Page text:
When you think of retirement, the first thing you might feel is a sense of excitement or freedom. After all, you’ve worked hard to set yourself up to enjoy your golden years. However, it’s important to remember that retirement also represents a major life transition – one that comes with a unique set of retiree financial planning challenges. You’ll need to continue making thoughtful, intentional financial decisions in order to maintain the security you worked so hard to build.
Below, we’ll discuss five common financial obstacles that retirees face and share potential solutions to overcome them, too.
Challenge #1: An Inconsistent Withdrawal Strategy
Financial planning challenges can emerge early in retirement if you’ve failed to follow an income withdrawal strategy. Remember, the money you saved throughout your working life must sustain you throughout the entirety of your retirement. This is likely to be about 20 years, based on life expectancy trends, though it could be more. Making the most of your savings – and ensuring you don’t outlive your nest egg – means developing and following a tax-efficient withdrawal strategy.
Start by considering the different types of accounts you have, since they are taxed at different rates. For example, 401(k) and traditional IRA withdrawals are taxed at your ordinary income tax rate. Conversely, Roth IRAs and Roth 401(k)s are funded with after-tax dollars, so you’ll withdraw your money tax-free when you’re retired. If you have funds in a taxable investment account, you’ll be taxed at the capital gains rate. A financial advisor can help you develop a long-term, tax-efficient withdrawal strategy.
Challenge #2: Dismissing Your Cash Flow Strategy
For many people, one of the greatest benefits of retirement is the time and freedom to do all the things there simply wasn’t time for previously. You could travel the world, start a new hobby, learn a new language, or work on your golf game. The possibilities are endless, truly. However, your savings are finite, and it’s easy to underestimate the amount you’ll spend in your first few years of retirement. You should absolutely do the fun things you’ve been looking forward to, but it’s important that you don’t overspend. It’s one of the most common financial planning challenges for retirees, and it can be damaging to the longevity of your assets.
The solution is an easy one, though many people find it hard to get started. Use your withdrawal plan to calculate your monthly income, then build a cash flow strategy that covers all your necessities and allows for “extras” too. If you follow your strategy from day one of retirement, you can guard against dangerous overspending.
Challenge #3: Neglecting to Consider Inflation
It’s not uncommon for new retirees to immediately begin reducing the risk in their investment portfolios. Anyone on a fixed income should avoid taking on too much risk in a volatile market, right? This common belief is true – to a point. While an investor’s risk appetite will change at various phases of life, playing it too safe can do more harm than good by leading to inflation risk for new retirees.
Here’s an example: As healthcare costs continue to rise, you’ll feel the effects of it in retirement when healthcare is a necessary expense – often more so the older you get. If your portfolio isn’t keeping pace, your purchasing power diminishes. Since your retirement may last several decades, inflation poses a significant threat to your savings, but working with a financial advisor can help you balance principal protection with opportunities for growth in your portfolio.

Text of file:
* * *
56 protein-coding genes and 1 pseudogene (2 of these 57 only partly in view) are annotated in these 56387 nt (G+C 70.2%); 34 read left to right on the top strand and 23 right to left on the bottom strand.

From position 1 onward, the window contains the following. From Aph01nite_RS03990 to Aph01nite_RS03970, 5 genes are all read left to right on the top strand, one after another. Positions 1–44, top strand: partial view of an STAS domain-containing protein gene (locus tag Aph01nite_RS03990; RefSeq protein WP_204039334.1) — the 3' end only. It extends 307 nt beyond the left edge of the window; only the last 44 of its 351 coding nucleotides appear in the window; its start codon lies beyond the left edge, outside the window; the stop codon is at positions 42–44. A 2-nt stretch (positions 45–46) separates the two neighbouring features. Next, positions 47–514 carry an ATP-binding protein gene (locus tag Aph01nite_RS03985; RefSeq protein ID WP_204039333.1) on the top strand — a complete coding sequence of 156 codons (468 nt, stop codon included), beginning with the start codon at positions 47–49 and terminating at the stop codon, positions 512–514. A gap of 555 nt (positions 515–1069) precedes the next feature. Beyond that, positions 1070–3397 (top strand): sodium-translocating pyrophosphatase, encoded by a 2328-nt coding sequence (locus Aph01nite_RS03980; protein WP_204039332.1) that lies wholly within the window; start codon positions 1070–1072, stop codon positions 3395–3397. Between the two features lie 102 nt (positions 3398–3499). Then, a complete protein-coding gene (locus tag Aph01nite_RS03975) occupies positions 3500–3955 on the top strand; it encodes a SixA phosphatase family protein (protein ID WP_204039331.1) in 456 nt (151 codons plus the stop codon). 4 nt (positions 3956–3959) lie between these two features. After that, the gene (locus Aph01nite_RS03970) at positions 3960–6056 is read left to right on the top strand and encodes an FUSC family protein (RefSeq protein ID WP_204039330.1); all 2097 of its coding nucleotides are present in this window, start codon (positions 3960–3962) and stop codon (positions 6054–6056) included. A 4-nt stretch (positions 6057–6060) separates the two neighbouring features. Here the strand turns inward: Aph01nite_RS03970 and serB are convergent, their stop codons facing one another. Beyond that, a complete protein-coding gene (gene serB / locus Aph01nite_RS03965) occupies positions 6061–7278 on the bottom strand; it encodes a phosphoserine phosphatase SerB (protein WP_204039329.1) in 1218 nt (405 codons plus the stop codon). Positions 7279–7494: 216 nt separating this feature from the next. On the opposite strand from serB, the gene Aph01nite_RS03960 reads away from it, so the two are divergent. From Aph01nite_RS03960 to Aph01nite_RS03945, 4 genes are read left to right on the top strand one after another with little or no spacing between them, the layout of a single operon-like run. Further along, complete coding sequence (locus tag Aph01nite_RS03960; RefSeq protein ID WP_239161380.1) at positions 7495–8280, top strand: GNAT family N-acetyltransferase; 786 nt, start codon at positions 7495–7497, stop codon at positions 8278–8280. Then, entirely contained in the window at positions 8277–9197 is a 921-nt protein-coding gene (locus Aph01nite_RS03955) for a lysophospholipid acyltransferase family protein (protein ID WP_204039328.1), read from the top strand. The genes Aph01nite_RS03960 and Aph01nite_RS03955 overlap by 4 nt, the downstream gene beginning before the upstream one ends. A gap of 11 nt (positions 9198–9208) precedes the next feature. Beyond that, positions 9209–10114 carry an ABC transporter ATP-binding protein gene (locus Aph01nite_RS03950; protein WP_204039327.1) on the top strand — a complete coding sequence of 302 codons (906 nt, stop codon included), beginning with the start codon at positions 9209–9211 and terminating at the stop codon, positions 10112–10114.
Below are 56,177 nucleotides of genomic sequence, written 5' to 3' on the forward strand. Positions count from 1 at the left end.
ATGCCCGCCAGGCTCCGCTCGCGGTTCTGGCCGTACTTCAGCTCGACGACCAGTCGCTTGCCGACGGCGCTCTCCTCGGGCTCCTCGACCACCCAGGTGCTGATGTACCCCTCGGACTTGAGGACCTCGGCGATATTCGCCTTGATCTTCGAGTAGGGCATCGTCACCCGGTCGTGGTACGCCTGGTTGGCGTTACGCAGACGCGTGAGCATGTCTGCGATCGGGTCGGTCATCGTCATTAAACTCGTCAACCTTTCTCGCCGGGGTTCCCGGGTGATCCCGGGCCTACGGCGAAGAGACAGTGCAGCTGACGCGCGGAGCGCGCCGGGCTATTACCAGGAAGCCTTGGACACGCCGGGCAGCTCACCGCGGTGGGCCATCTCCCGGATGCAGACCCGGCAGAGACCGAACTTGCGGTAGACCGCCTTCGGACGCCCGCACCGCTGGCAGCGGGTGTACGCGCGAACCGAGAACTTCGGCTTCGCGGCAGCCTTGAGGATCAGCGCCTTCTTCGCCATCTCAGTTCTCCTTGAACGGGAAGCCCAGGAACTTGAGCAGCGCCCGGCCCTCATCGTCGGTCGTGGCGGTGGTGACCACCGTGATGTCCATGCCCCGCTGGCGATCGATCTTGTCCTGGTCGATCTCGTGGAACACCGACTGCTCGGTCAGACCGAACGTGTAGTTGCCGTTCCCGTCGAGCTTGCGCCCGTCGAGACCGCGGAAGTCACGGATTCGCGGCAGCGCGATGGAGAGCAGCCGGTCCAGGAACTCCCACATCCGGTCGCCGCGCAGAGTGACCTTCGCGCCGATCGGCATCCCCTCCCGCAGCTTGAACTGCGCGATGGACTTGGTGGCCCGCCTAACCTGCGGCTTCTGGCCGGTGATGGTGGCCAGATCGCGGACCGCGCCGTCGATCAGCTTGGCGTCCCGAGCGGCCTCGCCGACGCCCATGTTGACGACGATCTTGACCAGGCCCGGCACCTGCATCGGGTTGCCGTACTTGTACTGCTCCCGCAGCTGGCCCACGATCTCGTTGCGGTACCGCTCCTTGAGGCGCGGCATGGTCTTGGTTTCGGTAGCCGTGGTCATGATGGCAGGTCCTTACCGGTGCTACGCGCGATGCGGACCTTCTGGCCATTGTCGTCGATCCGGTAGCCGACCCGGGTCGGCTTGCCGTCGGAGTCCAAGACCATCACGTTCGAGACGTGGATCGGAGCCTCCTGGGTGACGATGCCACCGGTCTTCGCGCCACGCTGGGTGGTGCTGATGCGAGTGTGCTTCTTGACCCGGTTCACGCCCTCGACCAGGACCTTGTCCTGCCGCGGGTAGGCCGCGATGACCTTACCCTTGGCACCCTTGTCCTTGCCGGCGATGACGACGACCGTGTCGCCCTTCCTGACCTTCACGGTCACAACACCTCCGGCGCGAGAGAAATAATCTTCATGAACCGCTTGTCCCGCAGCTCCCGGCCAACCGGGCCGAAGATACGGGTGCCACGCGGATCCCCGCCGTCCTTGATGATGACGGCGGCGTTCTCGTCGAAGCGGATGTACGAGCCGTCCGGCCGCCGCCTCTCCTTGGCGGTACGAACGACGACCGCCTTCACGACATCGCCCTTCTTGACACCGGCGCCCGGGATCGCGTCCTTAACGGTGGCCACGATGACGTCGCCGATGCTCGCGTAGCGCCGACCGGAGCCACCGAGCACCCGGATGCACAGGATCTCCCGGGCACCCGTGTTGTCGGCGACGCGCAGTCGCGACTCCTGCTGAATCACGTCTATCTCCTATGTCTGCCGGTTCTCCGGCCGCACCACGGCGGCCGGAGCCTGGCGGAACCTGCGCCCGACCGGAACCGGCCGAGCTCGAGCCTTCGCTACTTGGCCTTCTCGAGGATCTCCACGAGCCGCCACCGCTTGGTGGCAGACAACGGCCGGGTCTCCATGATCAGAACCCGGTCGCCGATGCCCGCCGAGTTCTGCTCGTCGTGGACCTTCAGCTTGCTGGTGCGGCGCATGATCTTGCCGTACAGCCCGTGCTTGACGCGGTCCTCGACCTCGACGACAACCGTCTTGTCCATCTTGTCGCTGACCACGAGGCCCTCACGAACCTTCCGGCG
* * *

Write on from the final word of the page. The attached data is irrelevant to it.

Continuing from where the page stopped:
Challenge #4: Failing to Plan for Unforeseen Expenses
One of the financial planning challenges that can strike at any phase of life is an unexpected or emergent expense that requires you to dig into your savings. Of course, this is why it’s smart to set aside an emergency fund with at least six months’ worth of your expenses in case of job loss or a major, unexpected expense during your working years.
The stakes are even higher in retirement, though, aren’t they? You no longer have a traditional paycheck, or the option to file for unemployment. So, contrary to what you may assume, it’s ideal to maintain an even larger emergency fund once you leave the workforce. Consider the peace of mind that comes with having 12-18 months’ worth of expenses saved to help you cover unexpected expenses or provide financial stability during an economic downturn.
Challenge #5: Trying to Go It Alone
You may have invested considerable time and effort into your own financial education – and I applaud you for that! It likely served you well up to this point, but retirement represents a significant financial transition. Partnering with a financial advisor can be helpful in multiple areas of financial planning for retirees, including overcoming common financial planning challenges that could put you in danger of outliving your nest egg.
Do You Need Guidance in Overcoming Retiree Financial Planning Challenges?
If you’re like me, you’re looking forward to a retirement full of the things you’ve always dreamed of – not one that is fraught with financial stress and anxiety. If you’re already retired, or if you’re nearing this life transition, it’s a smart time to seek out guidance on how best to move forward.
At Attleboro Wealth Management, we can help you develop a personalized strategy and prepare to overcome financial planning challenges so that you can accomplish your retirement goals while remaining on firm financial footing, too. If you’re interested in speaking with one of the experienced professionals on the Attleboro Wealth Management team, please reach out today. We look forward to hearing from you!